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About The farmers' alliance. (Lincoln, Nebraska) 1889-1892 | View Entire Issue (March 14, 1891)
THE FARMERS' ALLIANCE. LINCOLN, NEB., SATURDAY, MAR. 14, 1891.
Answer to "Uncle Jake."
Feb. 24, 195)1.
1ko. Jat Bcssows: I see your re
quest for sa answer to Uncle Jake's
question in The Alliance of Feb. 21st.
It ia not at all certain that I ran glre an
exhaustive answer, nor jet the correct
answer, but I feel quite sure I can partly
answer it. He suppose a class of peo
ple entirely out of work, and no work to
be had anywhere Of course such peo
ple can earn nothing. A million of
them could not earn a dollar in a year.
The case never had a parallel In history.
But conditions have existed that were
analagous, and we are rapidly ap
proaching a point where it will so
longer be a supposed case. When one
looks at England with a million of pau
pers at this moment on her hands, con
jecture at once becomes a probability.
The power of steam, electricity and dis
coveries In chemistry taken with ever
improving machinery and we are mov
Ing very rapidly to the very point sup
posed. When we get there then what ?
That's the question. Let us look at it
' 1st. They irill not die so long as they
tan avoid it.
Life is a divine gift. The love of life
extends to all sentient existence, and
pervades water, air and land and all in
habitants of either cling to life. This
. is an index linger ever pointing to the
Divine source of life, to its sacredness
and to its right to be. Human reason
is not needed to affirm it. Instinct does
that. Then men can never become so
ignorant,, so degraded, or so brutish
, that they will not aflirm it and insist
Cut off from the means of earning the
ecessitics for sustaining life, the
weaker elements in this class will beg
r look to charity in any form. Failing
in that, many will perish with want.
The stronger will look to more vigor
, 2nd. They will net cease to reproduce.
With or without marriage, reproduc
tion will go oq. Most likely increase
from this source alone will take place.
' If not, their ranks will constantly in
crease la number by drawing new re
cruits frem the ranks next above them.
But increase from both sources means
an ever increasing danger to society and
all the interests of civilized life.
. 3d. They Kill not cease to tote!
The Proletarel of Rome did not cease
to vote, and this class will be our pro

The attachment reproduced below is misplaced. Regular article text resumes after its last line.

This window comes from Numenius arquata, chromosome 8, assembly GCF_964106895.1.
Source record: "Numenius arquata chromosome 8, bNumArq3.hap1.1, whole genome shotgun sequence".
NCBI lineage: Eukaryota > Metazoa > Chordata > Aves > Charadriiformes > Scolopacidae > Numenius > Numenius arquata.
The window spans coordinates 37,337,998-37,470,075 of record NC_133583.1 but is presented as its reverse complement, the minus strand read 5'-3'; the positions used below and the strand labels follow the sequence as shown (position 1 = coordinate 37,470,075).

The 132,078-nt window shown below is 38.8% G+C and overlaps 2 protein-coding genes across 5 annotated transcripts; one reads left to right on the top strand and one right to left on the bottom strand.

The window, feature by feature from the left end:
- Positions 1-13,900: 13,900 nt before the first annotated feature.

letarei. They were decerned from
citizen parentage, se will ours be the
children of citizens. They were hun
dreds of years away from the four and
even acre farms of their fathers. So
will ours be far away from the pilgrim
fathers, from Washington's soldiers as
ancestors, but all the same they will be
citizens. In Rome they had votes for
sale, only votes and nothing else. So
they will have votes for sale here in
these United States.
Demagogues needed them in Rome,
and used them too with a vengeance. So
demagogues will need them here, and
se them too. Nay, they do it now,
and the day is not yet como.
In the next place
If they will not die as long as subsist
ence can be obtained if they will in
crease in numbers, and will vote, what
then will become of them?
1st. Necessity knows no law.
The condition of such a class will be
necessity. The voluntary power and
voluntary conditions are gone. A man
in the water may be said to have a
choice. He can consent, possibly choose
to drown, rather than swim or try to
swim. But this is far fetched. The
general fact in his case is one of ne
cessity. So a man without food or
weans to earn it affirms his right to
live, just as the man in the water affirms
his right to swim and save his life. Of
necessity or choice, if choice may be,
he seizes the most available means at
hand, it may be beggary, an almshouse,
theft, counterfeiting money, forgery,
perjury, highway robbery, piracy, sell
ing his vote, selling a child, bartering
his wifeor daughterfor money or bread,
and murder if it is that or starve.
He feels nothing but necessity that
excuses anything and everything to him.
His right to live he never doubts. He
cannot be ignorant of the wealth and
luxury of others If ho wished to bo. Ho
feels that he is God's creature as realy
as a mlllionare. The veriest slave feels
that. How ho has been robbed, by
whom and by what means he may never